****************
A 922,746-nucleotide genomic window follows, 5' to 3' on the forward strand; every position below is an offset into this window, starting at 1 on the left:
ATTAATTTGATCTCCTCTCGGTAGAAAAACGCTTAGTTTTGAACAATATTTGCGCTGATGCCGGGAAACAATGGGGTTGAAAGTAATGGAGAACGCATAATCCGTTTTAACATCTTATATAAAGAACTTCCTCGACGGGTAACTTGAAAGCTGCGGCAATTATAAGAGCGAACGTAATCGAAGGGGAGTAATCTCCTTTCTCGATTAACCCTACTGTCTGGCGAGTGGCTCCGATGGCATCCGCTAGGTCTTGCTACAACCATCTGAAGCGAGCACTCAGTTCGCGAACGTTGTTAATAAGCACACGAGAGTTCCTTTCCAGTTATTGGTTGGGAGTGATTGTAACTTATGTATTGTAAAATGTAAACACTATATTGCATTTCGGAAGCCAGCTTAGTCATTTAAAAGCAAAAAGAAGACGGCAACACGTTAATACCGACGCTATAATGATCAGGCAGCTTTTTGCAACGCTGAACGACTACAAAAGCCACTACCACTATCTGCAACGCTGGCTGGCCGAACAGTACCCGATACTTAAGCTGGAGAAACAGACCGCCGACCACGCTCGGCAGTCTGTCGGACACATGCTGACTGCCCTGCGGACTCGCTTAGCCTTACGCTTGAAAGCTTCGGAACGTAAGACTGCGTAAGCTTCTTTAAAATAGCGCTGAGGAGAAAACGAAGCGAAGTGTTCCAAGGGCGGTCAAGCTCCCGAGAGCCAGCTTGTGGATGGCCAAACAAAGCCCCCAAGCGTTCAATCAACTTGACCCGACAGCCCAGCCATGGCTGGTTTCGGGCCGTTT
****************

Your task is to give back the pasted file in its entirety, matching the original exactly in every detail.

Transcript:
A 922,746-nucleotide genomic window follows, 5' to 3' on the forward strand; every position below is an offset into this window, starting at 1 on the left:
ATTAATTTGATCTCCTCTCGGTAGAAAAACGCTTAGTTTTGAACAATATTTGCGCTGATGCCGGGAAACAATGGGGTTGAAAGTAATGGAGAACGCATAATCCGTTTTAACATCTTATATAAAGAACTTCCTCGACGGGTAACTTGAAAGCTGCGGCAATTATAAGAGCGAACGTAATCGAAGGGGAGTAATCTCCTTTCTCGATTAACCCTACTGTCTGGCGAGTGGCTCCGATGGCATCCGCTAGGTCTTGCTACAACCATCTGAAGCGAGCACTCAGTTCGCGAACGTTGTTAATAAGCACACGAGAGTTCCTTTCCAGTTATTGGTTGGGAGTGATTGTAACTTATGTATTGTAAAATGTAAACACTATATTGCATTTCGGAAGCCAGCTTAGTCATTTAAAAGCAAAAAGAAGACGGCAACACGTTAATACCGACGCTATAATGATCAGGCAGCTTTTTGCAACGCTGAACGACTACAAAAGCCACTACCACTATCTGCAACGCTGGCTGGCCGAACAGTACCCGATACTTAAGCTGGAGAAACAGACCGCCGACCACGCTCGGCAGTCTGTCGGACACATGCTGACTGCCCTGCGGACTCGCTTAGCCTTACGCTTGAAAGCTTCGGAACGTAAGACTGCGTAAGCTTCTTTAAAATAGCGCTGAGGAGAAAACGAAGCGAAGTGTTCCAAGGGCGGTCAAGCTCCCGAGAGCCAGCTTGTGGATGGCCAAACAAAGCCCCCAAGCGTTCAATCAACTTGACCCGACAGCCCAGCCATGGCTGGTTTCGGGCCGTTT